Benefits of Patient-Specific Ankle Replacement:

  • Improved Fit: Custom-designed implants aim to closely match the patient’s anatomy, reducing the risk of complications related to poor implant fit or alignment.
  • Optimized Joint Function: The precise alignment achieved with patient-specific implants can contribute to improved joint function and biomechanics.
  • Reduced Tissue Trauma: The use of custom guides allows for more precise and efficient surgery, potentially minimizing soft tissue damage during the procedure.
  • Enhanced Surgical Accuracy: Patient-specific planning and guides can improve the accuracy of implant placement, which may lead to better outcomes and reduced risk of complications.
  • Personalized Approach: Dr. Neary tailors the approach to the individual patient’s anatomy, addressing specific challenges or abnormalities that may not be adequately addressed with standard implants.

Dr. Neary uses the Stryker Total Ankle system for ankle replacement. The system utilizes Prophecy patient specific technology, and has implant options for both primary and revision total ankle replacements.

Ankle Fusion 

Ankle fusion, also known as ankle arthrodesis, is a surgical procedure that involves fusing the bones of the ankle joint. This procedure is typically considered for individuals with advanced arthritis or severe ankle joint dysfunction when conservative treatments have failed to provide relief. Ankle fusion aims to eliminate pain and stabilize the joint by creating a solid union between the tibia (shinbone) and the talus (ankle bone). Here are key aspects of ankle fusion:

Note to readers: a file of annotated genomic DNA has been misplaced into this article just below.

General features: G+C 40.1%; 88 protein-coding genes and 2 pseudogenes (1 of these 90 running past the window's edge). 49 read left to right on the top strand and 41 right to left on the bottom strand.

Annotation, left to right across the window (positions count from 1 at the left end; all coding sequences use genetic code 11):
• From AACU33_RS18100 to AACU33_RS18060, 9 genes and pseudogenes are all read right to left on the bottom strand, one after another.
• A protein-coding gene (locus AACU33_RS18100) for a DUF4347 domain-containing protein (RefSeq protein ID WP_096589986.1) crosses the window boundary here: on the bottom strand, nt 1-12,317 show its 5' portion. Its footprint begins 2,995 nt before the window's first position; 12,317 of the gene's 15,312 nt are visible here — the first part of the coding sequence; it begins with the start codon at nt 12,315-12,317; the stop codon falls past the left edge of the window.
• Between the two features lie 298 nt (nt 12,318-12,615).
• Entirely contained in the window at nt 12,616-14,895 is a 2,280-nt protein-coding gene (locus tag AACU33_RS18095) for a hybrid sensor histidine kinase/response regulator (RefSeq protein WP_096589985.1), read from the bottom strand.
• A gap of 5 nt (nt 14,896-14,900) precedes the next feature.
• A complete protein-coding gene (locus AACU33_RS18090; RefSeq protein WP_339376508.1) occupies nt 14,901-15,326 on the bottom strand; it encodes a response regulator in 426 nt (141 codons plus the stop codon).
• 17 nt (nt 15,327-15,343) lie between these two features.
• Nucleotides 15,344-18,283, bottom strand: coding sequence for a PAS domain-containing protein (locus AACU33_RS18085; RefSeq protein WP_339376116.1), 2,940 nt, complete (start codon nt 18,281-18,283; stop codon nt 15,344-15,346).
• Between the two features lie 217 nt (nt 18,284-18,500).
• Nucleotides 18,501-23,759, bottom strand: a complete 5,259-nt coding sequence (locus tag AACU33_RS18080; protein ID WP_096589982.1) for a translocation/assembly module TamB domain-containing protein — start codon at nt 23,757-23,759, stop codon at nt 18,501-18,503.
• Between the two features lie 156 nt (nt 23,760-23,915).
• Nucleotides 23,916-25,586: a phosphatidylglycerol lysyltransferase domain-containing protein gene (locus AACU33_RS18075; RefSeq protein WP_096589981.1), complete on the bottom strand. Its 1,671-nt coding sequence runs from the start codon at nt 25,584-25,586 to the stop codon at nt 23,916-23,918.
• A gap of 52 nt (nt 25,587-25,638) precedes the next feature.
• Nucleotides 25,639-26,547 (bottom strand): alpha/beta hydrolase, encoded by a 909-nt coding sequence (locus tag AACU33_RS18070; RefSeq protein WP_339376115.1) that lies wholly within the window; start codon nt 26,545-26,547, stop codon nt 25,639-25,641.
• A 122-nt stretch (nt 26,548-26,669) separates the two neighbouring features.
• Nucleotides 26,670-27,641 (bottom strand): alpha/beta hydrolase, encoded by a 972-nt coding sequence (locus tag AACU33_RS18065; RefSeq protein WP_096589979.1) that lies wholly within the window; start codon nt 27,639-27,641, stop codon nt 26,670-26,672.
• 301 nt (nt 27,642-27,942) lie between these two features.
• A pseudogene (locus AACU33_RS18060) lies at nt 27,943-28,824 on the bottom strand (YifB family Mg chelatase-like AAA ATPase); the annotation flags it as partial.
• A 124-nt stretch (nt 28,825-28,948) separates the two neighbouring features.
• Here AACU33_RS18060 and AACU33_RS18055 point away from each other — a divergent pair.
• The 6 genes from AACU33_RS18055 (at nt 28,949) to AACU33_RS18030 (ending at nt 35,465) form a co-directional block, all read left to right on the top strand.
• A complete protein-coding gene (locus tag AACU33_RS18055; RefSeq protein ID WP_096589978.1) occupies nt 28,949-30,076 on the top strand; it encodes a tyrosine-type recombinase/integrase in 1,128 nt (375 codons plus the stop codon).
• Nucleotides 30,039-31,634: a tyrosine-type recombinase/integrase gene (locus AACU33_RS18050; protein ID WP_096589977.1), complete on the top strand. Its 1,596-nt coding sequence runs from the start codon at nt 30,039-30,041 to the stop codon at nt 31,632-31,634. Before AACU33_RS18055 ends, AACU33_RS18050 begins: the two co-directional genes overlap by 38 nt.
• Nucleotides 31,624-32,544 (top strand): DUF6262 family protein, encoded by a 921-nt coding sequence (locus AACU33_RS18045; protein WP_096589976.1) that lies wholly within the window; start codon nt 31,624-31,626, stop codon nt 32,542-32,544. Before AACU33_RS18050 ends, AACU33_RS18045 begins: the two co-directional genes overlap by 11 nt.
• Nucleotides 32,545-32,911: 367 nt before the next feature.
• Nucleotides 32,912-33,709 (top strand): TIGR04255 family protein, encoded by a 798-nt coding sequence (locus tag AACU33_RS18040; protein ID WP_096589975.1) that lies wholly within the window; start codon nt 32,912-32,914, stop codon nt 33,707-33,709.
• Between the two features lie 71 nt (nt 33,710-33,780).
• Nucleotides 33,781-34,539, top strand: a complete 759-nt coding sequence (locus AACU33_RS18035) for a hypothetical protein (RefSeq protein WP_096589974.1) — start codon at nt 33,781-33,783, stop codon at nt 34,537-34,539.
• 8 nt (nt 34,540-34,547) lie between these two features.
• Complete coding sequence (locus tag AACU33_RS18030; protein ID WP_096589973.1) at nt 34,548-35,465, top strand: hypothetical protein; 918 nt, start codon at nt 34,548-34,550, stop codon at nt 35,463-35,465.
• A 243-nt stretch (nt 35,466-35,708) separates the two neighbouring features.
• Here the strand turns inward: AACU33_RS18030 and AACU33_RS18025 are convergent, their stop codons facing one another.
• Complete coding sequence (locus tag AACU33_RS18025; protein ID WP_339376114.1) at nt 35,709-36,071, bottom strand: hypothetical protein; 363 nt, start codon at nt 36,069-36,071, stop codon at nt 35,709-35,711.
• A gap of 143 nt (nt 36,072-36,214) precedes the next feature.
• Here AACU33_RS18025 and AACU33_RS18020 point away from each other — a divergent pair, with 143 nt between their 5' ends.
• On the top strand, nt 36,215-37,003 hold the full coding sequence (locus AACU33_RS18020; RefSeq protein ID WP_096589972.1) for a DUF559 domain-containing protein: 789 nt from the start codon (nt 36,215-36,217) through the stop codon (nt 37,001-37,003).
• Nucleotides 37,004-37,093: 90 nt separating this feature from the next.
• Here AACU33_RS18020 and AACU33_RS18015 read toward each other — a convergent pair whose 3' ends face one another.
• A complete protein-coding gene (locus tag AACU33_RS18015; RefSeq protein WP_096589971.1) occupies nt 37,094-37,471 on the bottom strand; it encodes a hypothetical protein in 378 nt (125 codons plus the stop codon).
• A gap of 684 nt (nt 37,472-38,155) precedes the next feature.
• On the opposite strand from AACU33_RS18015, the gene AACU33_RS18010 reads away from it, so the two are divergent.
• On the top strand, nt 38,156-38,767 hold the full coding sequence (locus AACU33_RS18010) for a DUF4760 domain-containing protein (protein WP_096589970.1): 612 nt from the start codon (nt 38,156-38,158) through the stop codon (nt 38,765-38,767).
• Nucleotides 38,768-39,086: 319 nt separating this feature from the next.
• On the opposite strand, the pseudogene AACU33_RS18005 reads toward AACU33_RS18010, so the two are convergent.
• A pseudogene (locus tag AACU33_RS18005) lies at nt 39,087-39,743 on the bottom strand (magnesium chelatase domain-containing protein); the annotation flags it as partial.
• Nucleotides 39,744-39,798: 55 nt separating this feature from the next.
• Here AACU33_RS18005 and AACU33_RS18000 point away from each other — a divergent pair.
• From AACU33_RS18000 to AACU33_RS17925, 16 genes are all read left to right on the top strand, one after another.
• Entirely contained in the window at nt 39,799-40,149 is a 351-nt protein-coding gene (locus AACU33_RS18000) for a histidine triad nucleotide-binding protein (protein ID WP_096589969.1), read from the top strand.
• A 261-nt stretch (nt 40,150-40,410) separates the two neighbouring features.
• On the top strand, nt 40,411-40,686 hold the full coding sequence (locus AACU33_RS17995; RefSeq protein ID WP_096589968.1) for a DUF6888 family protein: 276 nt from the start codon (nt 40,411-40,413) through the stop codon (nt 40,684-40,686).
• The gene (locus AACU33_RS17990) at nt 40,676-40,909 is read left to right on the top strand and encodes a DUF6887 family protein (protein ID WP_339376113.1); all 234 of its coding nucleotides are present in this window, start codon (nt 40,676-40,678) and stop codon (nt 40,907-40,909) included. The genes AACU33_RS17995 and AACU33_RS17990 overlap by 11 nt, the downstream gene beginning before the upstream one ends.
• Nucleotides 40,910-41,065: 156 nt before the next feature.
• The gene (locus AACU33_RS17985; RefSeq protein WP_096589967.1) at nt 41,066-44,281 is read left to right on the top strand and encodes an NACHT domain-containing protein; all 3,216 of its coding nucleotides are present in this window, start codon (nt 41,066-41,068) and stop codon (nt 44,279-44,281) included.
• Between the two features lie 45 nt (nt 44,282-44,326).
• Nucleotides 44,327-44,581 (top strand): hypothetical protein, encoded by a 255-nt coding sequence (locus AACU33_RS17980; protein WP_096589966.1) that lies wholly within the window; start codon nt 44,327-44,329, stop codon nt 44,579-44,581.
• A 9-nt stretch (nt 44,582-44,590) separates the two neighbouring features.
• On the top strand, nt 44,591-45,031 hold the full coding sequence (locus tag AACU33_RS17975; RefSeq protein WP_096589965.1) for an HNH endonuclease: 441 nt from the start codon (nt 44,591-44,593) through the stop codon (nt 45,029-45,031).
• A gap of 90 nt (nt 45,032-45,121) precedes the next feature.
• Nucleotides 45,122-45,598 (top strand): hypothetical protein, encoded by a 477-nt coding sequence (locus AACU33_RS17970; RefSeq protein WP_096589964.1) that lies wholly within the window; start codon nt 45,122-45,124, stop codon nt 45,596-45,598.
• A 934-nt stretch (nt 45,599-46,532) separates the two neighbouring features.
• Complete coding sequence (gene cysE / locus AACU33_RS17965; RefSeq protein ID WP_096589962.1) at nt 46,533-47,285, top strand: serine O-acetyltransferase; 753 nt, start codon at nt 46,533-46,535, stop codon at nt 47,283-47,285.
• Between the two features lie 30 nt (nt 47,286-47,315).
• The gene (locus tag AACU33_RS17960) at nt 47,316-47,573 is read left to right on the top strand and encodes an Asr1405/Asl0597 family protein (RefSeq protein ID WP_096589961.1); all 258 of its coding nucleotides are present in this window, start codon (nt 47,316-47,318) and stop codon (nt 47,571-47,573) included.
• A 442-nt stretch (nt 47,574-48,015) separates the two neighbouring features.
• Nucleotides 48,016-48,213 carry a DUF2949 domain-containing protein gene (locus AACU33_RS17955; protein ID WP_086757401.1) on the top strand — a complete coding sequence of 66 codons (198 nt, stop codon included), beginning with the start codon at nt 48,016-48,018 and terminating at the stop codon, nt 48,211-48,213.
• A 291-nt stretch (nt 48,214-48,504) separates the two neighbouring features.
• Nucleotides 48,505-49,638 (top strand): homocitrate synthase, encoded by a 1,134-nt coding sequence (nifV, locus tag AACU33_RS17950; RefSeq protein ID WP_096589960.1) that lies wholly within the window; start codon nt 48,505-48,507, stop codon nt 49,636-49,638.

Indications for Ankle Fusion:

  • Advanced Arthritis: Severe osteoarthritis, rheumatoid arthritis, or post-traumatic arthritis affecting the ankle joint.
  • Failed Conservative Treatment: When non-surgical interventions, such as medications, physical therapy, steroid injections, and bracing, have not effectively managed symptoms.
  • Joint Instability: Cases of significant ligamentous instability or joint deformity.
  • Failed Total Ankle Replacement: In some instances where a previous total ankle replacement has failed or led to complications.

Surgical Procedure:

  • Incision: An incision is made over the ankle joint, providing access to the joint surfaces.
  • Joint Preparation: The damaged cartilage and bone surfaces of the ankle joint are removed, exposing healthy bone.
  • Bone Graft (Optional): In some cases, bone grafts may be used to encourage the bones to fuse. Autografts (bone taken from the patient’s own body) or allografts (donor bone) may be used.
  • Fixation: The tibia and talus are positioned in a way that allows for optimal fusion, and fixation devices such as screws, plates, or rods are used to hold the bones together during the healing process. The joint then fuses (heals) together over the course of approximately 12 weeks.

Recovery and Rehabilitation:

  • Immobilization: Patients typically remain nonweightbearing for approximately 6 weeks, and immobilization involves the use of a cast, walking boot, or brace.
  • Follow-up Imaging: X-rays or other imaging studies are conducted periodically to assess the progress of bone fusion.